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At nearly $5b, Cognos deal is IBM's biggest yet

390 work in Mass. for Canada-based maker of software

Email|Print| Text size + By Robert Weisman
Globe Staff / November 13, 2007

Technology giant IBM Corp., in its largest acquisition ever, yesterday said it agreed to pay nearly $5 billion to buy Cognos Inc., a Canadian software company with US headquarters in Burlington.

The deal, expected to be completed in the first quarter of 2008, will help IBM keep up with competitors in the rapidly expanding market for business intelligence software. The software helps companies mine their vast databases for information on sales and customers, extracts relevant data, and quickly presents it in digestible formats.

Under the agreement, IBM, based in Armonk, N.Y., will pay $58 a share in cash for Cognos. The price tag represents a 9.5 percent premium over the closing price of Cognos last Friday.

Cognos, which has its corporate offices in the Canadian capital of Ottawa, employs 390 in Massachusetts, including 300 at a North American sales and marketing office in Burlington and 90 at an operation Cognos took over in Westborough in September when it purchased analytics software firm Applix Inc.

"It's a very complementary acquisition for IBM," said Paul Hamerman, vice president for enterprise applications at Forrester Research. He said IBM, the second-largest global software company after Microsoft Corp., has focused largely on infrastructure programs such as databases rather than application software that lets businesses manipulate data. Cognos will move IBM into applications, he said.

Shares of Cognos jumped $4.17, or 7.9 percent, to $57.15 in Nasdaq trading yesterday. IBM's shares, meanwhile, advanced $1.20, or 1.2 percent, to $101.45 on the New York Stock Exchange.

IBM officials wouldn't speculate on whether the Cognos operations in Massachusetts will expand as a result of the acquisition. "We certainly intend to grow the Cognos brand globally," Steve Mills, IBM senior vice president and software group executive, said in an interview, "but it's hard to say right now where that growth will land."

Since it acquired Lotus Development Corp. of Cambridge for $3 billion in 1995, IBM has purchased eight other software companies in the Bay State, including Rational Software Corp. and Ascential Corp., and established Massachusetts as a software development hub. In August, the company said it would consolidate many of its state software operations in an 800,000-square-foot campus near Interstate 495.

But it's unclear whether Cognos will be part of that campus, which will consist of two buildings IBM is now leasing in Westford and two adjoining buildings it will lease about three miles away in Littleton. By the end of the decade, IBM is expected to have about 3,400 of its nearly 5,000 in-state employees on the Westford-Littleton campus.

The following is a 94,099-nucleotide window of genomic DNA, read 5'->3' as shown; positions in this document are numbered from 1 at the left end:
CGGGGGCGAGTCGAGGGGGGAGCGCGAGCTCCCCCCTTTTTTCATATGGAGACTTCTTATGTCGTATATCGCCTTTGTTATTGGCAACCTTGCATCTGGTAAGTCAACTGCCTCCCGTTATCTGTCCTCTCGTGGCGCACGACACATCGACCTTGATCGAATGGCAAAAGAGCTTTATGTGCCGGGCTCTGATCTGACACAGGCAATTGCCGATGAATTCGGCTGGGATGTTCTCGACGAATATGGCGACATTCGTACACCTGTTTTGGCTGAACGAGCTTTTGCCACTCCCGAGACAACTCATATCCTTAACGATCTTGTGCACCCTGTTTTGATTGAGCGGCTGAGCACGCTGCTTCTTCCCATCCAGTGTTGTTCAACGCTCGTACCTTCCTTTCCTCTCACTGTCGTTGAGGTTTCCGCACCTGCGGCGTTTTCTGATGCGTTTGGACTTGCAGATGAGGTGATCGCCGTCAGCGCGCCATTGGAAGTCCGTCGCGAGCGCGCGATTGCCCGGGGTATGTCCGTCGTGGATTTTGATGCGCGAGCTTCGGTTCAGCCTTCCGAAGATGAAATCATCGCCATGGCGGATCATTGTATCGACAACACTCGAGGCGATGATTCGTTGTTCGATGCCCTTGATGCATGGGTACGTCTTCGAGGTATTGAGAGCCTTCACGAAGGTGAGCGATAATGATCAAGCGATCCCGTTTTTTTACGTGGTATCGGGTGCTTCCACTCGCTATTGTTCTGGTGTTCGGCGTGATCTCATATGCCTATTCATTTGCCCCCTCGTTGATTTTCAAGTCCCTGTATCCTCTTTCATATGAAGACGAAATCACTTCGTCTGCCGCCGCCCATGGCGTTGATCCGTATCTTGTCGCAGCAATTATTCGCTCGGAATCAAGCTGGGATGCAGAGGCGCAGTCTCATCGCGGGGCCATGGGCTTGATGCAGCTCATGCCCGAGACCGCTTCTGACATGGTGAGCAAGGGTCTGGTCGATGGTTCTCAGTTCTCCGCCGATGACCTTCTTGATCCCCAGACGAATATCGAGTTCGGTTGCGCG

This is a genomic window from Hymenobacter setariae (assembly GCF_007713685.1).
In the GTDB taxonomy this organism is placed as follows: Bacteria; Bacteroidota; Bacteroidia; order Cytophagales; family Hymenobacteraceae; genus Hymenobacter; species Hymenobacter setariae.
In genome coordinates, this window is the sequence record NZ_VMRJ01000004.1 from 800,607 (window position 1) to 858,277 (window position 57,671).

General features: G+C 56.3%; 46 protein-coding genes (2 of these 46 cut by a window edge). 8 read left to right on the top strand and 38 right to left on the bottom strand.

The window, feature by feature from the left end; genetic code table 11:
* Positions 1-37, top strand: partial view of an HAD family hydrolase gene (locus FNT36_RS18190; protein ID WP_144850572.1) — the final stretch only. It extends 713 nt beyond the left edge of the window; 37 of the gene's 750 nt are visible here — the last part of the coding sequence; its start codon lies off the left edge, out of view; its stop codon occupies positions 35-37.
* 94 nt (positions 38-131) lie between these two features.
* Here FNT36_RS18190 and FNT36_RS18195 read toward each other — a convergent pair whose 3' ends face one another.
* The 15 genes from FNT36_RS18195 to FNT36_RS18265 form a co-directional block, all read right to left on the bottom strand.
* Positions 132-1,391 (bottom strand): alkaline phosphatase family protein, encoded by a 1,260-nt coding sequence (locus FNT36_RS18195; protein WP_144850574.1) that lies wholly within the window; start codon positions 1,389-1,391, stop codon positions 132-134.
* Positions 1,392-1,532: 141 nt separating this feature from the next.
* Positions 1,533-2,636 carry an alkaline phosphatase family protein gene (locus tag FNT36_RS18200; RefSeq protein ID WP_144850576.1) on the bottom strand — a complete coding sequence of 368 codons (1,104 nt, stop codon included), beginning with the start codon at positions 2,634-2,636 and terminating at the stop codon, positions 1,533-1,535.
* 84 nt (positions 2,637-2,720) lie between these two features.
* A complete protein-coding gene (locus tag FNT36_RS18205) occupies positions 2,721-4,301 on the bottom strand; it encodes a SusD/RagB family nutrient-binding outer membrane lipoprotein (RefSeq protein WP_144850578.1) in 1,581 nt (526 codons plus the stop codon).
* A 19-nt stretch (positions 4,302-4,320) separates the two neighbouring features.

Unlike most of the Massachusetts companies IBM has bought over the past 12 years, Cognos has no research and development in the state. Its chief executive Rob Ashe and the rest of the Cognos senior management team will remain in Ottawa, reporting to IBM's information management software division. "We haven't specifically laid out the road map for the Cognos employees in Massachusetts," said Mills.

Ashe, on a conference call with Mills, cited the compatible culture and lack of product overlap between Cognos and IBM. He called the deal a "win-win situation" for shareholders of both companies.

Business intelligence software is expected to generate $5.2 billion in global sales in 2007, up 12 percent from last year, according to estimates from the technology research firm Gartner Inc. As companies clamor for tools that let them analyze their expanding volumes of data, "they're looking for new information, new insights, the ability to make decisions on the fly," IBM's Mills said in the conference call.

Two of IBM's leading database competitors inked deals with business intelligence software companies this year. Database goliath Oracle Corp. agreed to purchase Hyperion Solutions Corp. for $3.3 billion in April, and last month Germany's SAP AG signed a deal to acquire Business Objects for $6.8 billion. A third Cognos rival, the privately held SAS Institute Inc., remains independent.

Colleen Graham, research director for Gartner, said IBM may have been responding to moves by Oracle and Microsoft to embed business intelligence functions into their database software. "IBM didn't have an answer to that," Graham said. "And in order to preserve their position in the database market, they needed to have an answer."

Robert Weisman can be reached at weisman@globe.com.

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